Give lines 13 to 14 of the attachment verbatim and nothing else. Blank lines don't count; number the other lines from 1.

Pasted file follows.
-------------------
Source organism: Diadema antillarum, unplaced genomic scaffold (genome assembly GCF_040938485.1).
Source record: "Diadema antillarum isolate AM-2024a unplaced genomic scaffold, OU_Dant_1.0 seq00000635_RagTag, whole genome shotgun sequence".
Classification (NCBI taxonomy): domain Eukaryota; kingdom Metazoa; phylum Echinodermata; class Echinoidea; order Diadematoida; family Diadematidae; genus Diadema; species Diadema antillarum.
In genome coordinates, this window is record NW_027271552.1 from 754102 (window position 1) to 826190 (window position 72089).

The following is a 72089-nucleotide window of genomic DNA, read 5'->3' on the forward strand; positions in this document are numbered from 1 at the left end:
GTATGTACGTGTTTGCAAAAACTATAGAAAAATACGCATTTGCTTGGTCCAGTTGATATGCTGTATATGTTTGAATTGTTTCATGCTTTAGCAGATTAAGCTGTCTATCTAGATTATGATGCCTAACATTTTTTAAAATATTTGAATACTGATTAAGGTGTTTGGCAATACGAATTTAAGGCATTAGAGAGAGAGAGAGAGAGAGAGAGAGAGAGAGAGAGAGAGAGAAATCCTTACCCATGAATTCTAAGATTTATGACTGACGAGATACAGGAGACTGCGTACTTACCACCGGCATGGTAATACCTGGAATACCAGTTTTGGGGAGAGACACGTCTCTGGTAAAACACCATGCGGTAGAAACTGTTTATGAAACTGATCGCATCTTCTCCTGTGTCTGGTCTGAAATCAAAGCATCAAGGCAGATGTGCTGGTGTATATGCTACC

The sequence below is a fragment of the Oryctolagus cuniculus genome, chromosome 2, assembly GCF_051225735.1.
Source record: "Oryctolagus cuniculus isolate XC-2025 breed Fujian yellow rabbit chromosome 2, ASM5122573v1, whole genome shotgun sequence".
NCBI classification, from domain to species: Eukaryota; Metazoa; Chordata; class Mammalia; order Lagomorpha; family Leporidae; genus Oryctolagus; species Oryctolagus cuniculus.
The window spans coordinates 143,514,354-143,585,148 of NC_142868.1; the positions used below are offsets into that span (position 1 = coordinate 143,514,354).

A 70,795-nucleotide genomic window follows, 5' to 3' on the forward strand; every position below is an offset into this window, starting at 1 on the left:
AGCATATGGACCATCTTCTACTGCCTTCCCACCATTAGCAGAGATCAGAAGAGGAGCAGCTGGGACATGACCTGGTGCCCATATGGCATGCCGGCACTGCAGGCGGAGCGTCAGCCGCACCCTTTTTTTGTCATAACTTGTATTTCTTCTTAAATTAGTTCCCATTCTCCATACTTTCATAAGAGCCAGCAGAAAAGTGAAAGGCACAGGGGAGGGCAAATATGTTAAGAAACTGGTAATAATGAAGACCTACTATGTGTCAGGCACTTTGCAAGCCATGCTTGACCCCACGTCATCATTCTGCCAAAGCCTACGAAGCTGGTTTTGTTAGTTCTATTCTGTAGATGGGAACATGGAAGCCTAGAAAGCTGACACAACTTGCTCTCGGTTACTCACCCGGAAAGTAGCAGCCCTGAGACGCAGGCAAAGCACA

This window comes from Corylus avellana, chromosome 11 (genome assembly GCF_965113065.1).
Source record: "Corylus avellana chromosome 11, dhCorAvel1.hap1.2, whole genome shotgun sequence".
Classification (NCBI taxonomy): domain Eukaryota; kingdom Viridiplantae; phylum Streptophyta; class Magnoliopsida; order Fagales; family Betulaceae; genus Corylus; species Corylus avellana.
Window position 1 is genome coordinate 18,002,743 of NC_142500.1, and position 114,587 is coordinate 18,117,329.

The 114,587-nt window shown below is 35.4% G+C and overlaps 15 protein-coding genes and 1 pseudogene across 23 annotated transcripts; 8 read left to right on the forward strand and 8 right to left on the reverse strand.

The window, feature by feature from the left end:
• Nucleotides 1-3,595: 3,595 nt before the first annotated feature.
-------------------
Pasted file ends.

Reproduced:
This window comes from Corylus avellana, chromosome 11 (genome assembly GCF_965113065.1).
Source record: "Corylus avellana chromosome 11, dhCorAvel1.hap1.2, whole genome shotgun sequence".